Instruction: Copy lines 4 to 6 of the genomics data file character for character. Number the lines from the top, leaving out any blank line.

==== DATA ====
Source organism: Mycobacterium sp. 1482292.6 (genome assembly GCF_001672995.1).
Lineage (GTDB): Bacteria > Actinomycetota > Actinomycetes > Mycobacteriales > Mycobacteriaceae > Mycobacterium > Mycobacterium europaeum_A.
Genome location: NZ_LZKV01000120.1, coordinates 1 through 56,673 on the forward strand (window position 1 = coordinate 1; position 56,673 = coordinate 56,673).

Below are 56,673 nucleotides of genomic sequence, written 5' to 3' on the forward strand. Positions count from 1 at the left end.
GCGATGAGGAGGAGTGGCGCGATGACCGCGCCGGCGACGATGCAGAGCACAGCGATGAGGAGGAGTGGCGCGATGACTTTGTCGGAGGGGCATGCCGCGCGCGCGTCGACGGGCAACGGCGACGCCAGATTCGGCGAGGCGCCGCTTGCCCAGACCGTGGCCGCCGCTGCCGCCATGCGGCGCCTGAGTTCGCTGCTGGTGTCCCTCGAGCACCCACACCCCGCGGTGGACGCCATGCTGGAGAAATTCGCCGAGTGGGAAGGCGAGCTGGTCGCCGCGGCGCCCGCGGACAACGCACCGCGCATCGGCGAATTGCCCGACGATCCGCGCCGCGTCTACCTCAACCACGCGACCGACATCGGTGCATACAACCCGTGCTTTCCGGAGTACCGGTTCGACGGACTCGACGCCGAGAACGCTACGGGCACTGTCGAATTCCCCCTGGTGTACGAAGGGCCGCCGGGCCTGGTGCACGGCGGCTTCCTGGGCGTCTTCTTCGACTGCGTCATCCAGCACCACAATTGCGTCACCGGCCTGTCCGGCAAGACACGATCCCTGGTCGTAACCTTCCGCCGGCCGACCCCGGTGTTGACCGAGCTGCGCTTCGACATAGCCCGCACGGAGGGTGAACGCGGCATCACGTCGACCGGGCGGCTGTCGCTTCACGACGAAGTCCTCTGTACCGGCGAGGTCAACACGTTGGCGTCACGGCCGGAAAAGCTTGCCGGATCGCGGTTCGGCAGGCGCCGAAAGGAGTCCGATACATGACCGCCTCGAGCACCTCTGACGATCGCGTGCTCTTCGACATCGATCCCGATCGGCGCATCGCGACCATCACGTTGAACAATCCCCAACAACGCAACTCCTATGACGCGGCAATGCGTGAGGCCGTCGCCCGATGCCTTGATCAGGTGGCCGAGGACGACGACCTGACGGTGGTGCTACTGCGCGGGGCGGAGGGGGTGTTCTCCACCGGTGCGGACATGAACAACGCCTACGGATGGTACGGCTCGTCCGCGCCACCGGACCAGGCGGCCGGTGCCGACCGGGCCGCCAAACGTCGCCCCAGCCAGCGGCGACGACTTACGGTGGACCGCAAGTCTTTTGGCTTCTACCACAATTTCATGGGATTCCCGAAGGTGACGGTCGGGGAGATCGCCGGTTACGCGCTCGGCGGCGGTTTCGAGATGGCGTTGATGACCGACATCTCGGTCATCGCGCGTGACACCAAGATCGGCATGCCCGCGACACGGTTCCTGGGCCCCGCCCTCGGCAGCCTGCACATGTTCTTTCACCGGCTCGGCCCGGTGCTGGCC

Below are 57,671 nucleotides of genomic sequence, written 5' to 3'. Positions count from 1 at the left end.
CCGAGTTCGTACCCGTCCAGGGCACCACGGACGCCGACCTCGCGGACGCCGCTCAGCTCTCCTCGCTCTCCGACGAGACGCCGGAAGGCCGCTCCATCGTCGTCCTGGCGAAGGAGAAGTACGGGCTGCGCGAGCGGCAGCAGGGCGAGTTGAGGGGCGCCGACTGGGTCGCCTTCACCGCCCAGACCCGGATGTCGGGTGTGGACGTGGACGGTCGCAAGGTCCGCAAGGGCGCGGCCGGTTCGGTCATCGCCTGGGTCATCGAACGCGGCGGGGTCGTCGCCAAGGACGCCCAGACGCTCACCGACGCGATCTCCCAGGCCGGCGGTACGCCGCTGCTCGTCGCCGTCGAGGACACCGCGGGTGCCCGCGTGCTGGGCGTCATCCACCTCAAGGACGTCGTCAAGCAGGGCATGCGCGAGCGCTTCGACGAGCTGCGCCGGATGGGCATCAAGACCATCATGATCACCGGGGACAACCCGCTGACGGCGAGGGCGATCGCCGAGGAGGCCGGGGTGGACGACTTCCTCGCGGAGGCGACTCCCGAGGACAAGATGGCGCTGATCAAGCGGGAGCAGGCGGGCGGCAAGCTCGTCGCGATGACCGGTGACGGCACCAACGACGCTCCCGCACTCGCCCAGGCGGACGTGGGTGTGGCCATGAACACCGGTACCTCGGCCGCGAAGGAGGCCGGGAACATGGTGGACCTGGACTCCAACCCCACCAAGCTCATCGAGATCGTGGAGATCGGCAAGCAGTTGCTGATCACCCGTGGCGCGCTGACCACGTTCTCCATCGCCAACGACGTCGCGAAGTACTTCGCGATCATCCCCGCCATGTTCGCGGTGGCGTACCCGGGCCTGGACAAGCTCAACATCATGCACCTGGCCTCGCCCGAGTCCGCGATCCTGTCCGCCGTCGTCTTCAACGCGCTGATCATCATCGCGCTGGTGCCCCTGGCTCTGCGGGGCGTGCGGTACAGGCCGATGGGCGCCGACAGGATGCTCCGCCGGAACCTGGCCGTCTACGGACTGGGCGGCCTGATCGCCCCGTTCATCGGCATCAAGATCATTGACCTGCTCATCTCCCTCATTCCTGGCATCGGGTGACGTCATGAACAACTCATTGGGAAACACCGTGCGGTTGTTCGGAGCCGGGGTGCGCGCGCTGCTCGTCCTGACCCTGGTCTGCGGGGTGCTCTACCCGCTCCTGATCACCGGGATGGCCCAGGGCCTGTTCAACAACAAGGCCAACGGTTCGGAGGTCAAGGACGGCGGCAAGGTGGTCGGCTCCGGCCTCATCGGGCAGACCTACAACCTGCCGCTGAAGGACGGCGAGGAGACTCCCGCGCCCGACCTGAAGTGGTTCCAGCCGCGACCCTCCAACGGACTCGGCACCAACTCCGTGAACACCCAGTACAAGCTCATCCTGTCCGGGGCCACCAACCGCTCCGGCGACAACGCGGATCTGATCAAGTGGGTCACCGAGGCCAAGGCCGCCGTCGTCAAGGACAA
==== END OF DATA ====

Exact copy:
Below are 56,673 nucleotides of genomic sequence, written 5' to 3' on the forward strand. Positions count from 1 at the left end.
GCGATGAGGAGGAGTGGCGCGATGACCGCGCCGGCGACGATGCAGAGCACAGCGATGAGGAGGAGTGGCGCGATGACTTTGTCGGAGGGGCATGCCGCGCGCGCGTCGACGGGCAACGGCGACGCCAGATTCGGCGAGGCGCCGCTTGCCCAGACCGTGGCCGCCGCTGCCGCCATGCGGCGCCTGAGTTCGCTGCTGGTGTCCCTCGAGCACCCACACCCCGCGGTGGACGCCATGCTGGAGAAATTCGCCGAGTGGGAAGGCGAGCTGGTCGCCGCGGCGCCCGCGGACAACGCACCGCGCATCGGCGAATTGCCCGACGATCCGCGCCGCGTCTACCTCAACCACGCGACCGACATCGGTGCATACAACCCGTGCTTTCCGGAGTACCGGTTCGACGGACTCGACGCCGAGAACGCTACGGGCACTGTCGAATTCCCCCTGGTGTACGAAGGGCCGCCGGGCCTGGTGCACGGCGGCTTCCTGGGCGTCTTCTTCGACTGCGTCATCCAGCACCACAATTGCGTCACCGGCCTGTCCGGCAAGACACGATCCCTGGTCGTAACCTTCCGCCGGCCGACCCCGGTGTTGACCGAGCTGCGCTTCGACATAGCCCGCACGGAGGGTGAACGCGGCATCACGTCGACCGGGCGGCTGTCGCTTCACGACGAAGTCCTCTGTACCGGCGAGGTCAACACGTTGGCGTCACGGCCGGAAAAGCTTGCCGGATCGCGGTTCGGCAGGCGCCGAAAGGAGTCCGATACATGACCGCCTCGAGCACCTCTGACGATCGCGTGCTCTTCGACATCGATCCCGATCGGCGCATCGCGACCATCACGTTGAACAATCCCCAACAACGCAACTCCTATGACGCGGCAATGCGTGAGGCCGTCGCCCGATGCCTTGATCAGGTGGCCGAGGACGACGACCTGACGGTGGTGCTACTGCGCGGGGCGGAGGGGGTGTTCTCCACCGGTGCGGACATGAACAACGCCTACGGATGGTACGGCTCGTCCGCGCCACCGGACCAGGCGGCCGGTGCCGACCGGGCCGCCAAACGTCGCCCCAGCCAGCGGCGACGACTTACGGTGGACCGCAAGTCTTTTGGCTTCTACCACAATTTCATGGGATTCCCGAAGGTGACGGTCGGGGAGATCGCCGGTTACGCGCTCGGCGGCGGTTTCGAGATGGCGTTGATGACCGACATCTCGGTCATCGCGCGTGACACCAAGATCGGCATGCCCGCGACACGGTTCCTGGGCCCCGCCCTCGGCAGCCTGCACATGTTCTTTCACCGGCTCGGCCCGGTGCTGGCC

Below are 57,671 nucleotides of genomic sequence, written 5' to 3'. Positions count from 1 at the left end.